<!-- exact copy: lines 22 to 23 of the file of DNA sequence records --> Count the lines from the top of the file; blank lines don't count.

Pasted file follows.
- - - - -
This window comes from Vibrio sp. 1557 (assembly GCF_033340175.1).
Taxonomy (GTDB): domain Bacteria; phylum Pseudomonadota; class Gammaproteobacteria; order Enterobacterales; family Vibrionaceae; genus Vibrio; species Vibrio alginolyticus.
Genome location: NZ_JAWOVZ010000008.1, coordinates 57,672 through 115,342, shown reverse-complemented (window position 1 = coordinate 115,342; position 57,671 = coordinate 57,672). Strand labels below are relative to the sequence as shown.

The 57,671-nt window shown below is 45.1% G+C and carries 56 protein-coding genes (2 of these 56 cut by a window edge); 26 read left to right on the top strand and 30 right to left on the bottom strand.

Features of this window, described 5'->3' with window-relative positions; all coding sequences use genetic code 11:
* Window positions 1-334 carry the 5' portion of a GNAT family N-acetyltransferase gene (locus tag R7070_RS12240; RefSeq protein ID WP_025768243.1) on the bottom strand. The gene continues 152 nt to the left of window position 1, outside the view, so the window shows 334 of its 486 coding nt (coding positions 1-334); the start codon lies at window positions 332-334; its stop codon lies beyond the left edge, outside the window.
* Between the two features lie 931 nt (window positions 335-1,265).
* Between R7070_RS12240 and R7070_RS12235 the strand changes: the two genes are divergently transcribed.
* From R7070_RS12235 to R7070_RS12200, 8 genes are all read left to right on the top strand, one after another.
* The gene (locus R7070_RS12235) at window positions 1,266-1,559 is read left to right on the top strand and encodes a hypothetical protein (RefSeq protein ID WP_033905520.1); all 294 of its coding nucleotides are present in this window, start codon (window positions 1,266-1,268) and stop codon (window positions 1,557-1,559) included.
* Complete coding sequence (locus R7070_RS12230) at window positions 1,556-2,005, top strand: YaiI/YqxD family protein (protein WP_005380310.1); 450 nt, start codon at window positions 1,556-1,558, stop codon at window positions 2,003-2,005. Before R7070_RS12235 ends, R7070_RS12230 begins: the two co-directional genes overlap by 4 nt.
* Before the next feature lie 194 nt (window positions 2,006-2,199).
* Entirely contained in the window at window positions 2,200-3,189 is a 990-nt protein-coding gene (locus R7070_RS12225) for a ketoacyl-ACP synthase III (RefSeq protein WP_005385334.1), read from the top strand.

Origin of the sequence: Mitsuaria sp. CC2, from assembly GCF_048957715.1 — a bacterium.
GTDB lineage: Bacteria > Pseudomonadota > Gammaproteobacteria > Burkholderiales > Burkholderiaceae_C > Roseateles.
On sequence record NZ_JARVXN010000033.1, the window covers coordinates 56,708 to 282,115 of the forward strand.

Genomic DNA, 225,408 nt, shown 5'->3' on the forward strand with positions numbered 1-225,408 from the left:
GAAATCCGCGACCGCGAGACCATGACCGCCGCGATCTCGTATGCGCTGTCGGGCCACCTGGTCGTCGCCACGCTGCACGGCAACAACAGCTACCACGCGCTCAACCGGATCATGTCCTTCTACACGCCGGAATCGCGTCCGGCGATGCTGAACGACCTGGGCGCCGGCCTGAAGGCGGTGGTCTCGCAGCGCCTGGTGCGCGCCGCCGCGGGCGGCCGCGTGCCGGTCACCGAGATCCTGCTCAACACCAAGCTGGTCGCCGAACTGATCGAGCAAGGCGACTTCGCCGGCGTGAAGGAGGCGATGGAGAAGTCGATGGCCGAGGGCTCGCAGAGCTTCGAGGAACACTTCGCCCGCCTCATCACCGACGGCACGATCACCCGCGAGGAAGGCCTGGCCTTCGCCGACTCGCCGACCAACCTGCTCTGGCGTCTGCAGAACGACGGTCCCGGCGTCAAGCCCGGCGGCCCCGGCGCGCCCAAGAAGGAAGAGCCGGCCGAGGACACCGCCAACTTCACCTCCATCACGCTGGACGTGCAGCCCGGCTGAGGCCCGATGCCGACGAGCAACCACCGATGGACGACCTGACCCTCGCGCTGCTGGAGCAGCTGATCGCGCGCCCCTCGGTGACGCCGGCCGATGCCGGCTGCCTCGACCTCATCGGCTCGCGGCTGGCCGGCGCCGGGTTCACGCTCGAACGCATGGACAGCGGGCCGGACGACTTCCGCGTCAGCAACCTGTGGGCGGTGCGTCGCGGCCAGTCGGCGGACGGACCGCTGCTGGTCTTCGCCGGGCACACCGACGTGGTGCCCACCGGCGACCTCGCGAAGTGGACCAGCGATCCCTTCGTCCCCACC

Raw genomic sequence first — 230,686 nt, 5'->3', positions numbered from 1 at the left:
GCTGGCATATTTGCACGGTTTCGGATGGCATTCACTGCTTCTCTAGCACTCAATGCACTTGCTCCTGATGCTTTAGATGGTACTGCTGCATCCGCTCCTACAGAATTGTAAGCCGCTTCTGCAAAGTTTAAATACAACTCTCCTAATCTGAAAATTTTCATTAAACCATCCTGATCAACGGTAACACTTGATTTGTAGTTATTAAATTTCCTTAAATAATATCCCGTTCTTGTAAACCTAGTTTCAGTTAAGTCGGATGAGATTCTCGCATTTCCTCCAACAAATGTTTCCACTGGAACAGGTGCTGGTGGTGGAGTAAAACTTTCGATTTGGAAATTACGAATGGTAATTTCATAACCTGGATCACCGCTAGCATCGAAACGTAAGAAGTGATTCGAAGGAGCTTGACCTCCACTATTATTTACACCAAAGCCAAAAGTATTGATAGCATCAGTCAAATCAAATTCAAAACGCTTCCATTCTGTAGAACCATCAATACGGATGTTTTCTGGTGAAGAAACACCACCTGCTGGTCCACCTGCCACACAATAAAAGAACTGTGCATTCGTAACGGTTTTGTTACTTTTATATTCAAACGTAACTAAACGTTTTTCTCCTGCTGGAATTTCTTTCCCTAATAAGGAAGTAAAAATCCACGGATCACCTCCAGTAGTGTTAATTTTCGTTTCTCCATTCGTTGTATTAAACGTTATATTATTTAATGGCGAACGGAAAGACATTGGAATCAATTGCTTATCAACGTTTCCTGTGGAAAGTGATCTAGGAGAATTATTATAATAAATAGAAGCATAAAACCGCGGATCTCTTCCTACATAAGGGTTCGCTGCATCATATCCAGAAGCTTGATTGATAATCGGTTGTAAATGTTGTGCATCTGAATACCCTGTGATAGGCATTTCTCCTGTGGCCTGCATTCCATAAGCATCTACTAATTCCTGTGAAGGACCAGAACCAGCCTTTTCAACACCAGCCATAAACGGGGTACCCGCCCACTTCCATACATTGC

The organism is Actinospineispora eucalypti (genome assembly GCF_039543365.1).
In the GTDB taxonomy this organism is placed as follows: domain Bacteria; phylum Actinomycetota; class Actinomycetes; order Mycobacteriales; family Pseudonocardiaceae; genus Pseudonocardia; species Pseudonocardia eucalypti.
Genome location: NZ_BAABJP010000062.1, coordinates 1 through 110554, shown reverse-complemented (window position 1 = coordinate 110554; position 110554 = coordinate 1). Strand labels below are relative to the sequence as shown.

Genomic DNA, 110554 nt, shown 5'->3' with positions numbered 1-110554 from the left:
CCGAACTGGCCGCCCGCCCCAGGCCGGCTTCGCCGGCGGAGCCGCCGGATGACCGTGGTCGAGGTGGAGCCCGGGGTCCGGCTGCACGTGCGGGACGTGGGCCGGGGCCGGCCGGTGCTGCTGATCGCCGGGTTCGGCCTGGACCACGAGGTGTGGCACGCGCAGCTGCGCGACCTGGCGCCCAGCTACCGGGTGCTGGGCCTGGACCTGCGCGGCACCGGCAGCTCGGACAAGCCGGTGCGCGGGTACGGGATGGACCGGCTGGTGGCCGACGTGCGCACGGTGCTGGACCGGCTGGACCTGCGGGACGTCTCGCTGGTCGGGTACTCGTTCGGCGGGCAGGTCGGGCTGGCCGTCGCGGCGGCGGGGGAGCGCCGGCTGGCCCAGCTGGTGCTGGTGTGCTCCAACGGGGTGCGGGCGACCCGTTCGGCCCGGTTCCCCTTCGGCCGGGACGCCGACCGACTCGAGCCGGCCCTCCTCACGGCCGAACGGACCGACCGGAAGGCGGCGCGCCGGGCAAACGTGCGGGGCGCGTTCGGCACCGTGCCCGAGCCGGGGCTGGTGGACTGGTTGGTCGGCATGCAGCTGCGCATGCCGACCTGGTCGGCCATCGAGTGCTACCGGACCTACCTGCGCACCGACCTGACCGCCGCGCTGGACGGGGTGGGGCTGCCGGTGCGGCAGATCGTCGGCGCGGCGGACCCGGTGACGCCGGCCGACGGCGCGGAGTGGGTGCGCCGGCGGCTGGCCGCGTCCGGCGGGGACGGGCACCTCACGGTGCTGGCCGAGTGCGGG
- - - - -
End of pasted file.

In the GTDB taxonomy this organism is placed as follows: domain Bacteria; phylum Actinomycetota; class Actinomycetes; order Mycobacteriales; family Pseudonocardiaceae; genus Pseudonocardia; species Pseudonocardia eucalypti.
Genome location: NZ_BAABJP010000062.1, coordinates 1 through 110554, shown reverse-complemented (window position 1 = coordinate 110554; position 110554 = coordinate 1). Strand labels below are relative to the sequence as shown.